Microsoft Lync 2013 review: First look

Lync 2013 improves on all the fundamentals and provides better resiliency, reliability and as well as the option to carry out conference calls on the move.


With Microsoft gearing up for the launch of Windows 8, the client interface has been given an overhauled. The mobile app in particular will be optimised for touch-based use.

Major additions to the mobile edition include the ability to make VOIP and conferencing calls using a smartphone or tablet. Using this from a Wi-Fi hotspot will be useful for those constantly on the move.

Microsoft will make the client available on popular operating systems such as iOS and Android. Of course the firm claims the best experience will be reserved for its own Windows Phone OS.

The demos we have seen of Lync 2013 mobile on a tablet have been impressive. The development team has understood the need to differentiate the features on a tablet and phone. The smartphone client is designed for users in motion, whereas the tablet tends to be used while users are more stationary and consumption of content and meeting attendance are key use cases.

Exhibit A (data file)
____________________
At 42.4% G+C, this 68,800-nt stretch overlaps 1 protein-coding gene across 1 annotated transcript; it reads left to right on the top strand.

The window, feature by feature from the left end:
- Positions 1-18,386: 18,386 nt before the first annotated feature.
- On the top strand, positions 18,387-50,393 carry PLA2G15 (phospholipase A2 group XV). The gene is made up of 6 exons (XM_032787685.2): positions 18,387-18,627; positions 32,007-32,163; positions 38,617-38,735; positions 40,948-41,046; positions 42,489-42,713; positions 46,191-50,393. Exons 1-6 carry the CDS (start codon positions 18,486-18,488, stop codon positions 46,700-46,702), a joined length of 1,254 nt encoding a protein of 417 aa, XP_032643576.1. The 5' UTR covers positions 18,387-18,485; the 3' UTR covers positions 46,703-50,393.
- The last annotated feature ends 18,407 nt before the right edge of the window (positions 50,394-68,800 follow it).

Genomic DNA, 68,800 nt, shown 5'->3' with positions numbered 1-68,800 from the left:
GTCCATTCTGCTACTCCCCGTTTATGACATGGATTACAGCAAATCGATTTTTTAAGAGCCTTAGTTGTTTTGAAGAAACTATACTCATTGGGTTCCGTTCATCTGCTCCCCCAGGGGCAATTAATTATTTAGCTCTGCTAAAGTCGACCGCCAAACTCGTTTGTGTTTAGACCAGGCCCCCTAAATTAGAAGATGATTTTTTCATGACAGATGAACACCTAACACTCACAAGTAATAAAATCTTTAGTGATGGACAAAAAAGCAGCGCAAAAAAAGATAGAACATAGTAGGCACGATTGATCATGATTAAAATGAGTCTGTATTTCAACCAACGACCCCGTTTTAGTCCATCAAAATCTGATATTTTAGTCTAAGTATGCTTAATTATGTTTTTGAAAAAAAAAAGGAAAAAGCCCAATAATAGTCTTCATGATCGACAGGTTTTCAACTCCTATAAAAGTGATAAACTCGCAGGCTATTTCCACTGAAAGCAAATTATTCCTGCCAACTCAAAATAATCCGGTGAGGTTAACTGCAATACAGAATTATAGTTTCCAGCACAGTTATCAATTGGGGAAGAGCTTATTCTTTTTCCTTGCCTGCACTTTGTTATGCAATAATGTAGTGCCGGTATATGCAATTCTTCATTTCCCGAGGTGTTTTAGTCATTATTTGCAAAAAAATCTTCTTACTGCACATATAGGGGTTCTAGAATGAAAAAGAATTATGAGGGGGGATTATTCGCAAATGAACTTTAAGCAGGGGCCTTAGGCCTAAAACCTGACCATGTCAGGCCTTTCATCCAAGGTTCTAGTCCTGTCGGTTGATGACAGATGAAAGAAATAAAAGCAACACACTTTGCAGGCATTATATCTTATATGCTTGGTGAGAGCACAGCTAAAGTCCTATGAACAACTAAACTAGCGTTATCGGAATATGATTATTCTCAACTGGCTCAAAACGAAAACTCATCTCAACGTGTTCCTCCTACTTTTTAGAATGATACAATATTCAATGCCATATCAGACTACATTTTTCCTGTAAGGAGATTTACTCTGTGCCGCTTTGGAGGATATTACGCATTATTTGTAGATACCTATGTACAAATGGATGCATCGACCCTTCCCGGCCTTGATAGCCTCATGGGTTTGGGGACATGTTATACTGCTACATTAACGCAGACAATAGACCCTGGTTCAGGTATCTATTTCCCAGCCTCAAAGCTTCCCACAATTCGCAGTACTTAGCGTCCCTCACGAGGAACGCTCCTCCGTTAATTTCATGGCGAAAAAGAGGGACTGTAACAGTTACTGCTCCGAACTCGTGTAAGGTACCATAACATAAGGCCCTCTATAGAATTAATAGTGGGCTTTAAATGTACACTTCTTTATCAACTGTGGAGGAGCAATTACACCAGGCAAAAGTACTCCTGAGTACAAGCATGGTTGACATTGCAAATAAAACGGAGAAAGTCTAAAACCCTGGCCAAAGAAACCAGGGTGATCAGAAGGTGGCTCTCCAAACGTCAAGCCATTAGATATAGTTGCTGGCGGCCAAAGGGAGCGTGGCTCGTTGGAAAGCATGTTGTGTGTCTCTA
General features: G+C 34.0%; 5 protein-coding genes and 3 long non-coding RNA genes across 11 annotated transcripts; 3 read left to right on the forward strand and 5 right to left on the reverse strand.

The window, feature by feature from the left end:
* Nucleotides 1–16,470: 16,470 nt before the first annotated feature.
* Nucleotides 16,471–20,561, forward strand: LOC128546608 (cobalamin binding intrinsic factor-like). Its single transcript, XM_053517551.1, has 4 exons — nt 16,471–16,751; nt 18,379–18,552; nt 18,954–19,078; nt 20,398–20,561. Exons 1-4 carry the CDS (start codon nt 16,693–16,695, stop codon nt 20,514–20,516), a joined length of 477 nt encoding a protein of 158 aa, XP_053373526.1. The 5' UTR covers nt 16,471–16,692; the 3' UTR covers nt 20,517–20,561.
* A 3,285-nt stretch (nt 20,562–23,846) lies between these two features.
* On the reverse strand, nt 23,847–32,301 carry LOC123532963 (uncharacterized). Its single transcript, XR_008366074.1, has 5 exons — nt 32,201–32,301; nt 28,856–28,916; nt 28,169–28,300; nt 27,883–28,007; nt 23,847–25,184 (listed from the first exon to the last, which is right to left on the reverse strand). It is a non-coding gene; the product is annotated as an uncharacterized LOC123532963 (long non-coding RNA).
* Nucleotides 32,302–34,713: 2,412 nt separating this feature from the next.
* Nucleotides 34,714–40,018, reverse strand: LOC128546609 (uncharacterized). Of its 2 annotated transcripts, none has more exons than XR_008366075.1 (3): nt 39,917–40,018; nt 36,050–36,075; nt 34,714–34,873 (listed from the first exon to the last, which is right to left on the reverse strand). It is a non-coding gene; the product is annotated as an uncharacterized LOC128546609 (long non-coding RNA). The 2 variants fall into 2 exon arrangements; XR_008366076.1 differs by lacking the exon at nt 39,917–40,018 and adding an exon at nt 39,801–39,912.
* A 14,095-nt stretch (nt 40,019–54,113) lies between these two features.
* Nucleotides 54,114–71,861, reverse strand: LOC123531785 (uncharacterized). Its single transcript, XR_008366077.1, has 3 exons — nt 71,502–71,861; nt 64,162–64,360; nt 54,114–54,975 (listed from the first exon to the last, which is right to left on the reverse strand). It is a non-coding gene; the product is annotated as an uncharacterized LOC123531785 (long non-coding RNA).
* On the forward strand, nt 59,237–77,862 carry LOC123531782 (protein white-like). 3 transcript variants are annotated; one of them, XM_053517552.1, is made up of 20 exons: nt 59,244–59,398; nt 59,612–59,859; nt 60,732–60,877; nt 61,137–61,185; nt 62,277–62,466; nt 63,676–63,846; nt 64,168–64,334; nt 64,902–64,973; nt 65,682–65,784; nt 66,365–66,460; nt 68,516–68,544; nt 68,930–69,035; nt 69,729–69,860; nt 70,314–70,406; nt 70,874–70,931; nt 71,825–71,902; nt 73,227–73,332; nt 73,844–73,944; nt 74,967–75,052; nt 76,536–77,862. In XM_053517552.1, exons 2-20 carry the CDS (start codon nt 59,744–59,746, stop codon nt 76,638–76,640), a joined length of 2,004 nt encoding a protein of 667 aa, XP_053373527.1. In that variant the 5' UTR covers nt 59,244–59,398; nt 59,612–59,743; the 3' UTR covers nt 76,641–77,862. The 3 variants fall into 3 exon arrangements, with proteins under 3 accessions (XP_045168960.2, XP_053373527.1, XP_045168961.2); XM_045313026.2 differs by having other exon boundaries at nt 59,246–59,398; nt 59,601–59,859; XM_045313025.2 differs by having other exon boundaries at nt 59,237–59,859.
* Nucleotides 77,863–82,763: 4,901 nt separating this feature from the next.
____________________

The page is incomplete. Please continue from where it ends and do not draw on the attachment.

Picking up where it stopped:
Group chats on tablet are likely to be used frequently by enterprise users. The screen shot demonstrates the typical setup. As a user starts speaking, the Lync client creates a blue halo around their picture to give users a visual cue.

Microsoft Lync 2013 - Tablet conference call

Lync users will be please to hear Microsoft hopes to ship the mobile client at the same time Lync 2013 (unlike the 2010 mobile client which shipped a year after the server).

Enterprise Voice

Enterprise voice, which enables Lync to function as a Private branch exchange (PBX), was first introduced in Office Communications Server 2007 and substantially improved in both OCS 2007 R2 and Lync 2010. Microsoft has improved this further in Lync 2013, even giving Cisco and Avaya products a run for their money.

Enterprise Voice in Lync 2013 includes a wealth of new features but the best one is the one you may never see resilience in the face of failure. The architecture is much improved in order to be more resilient. And should a problem arise, the new architecture enables more features to be available during the outage.

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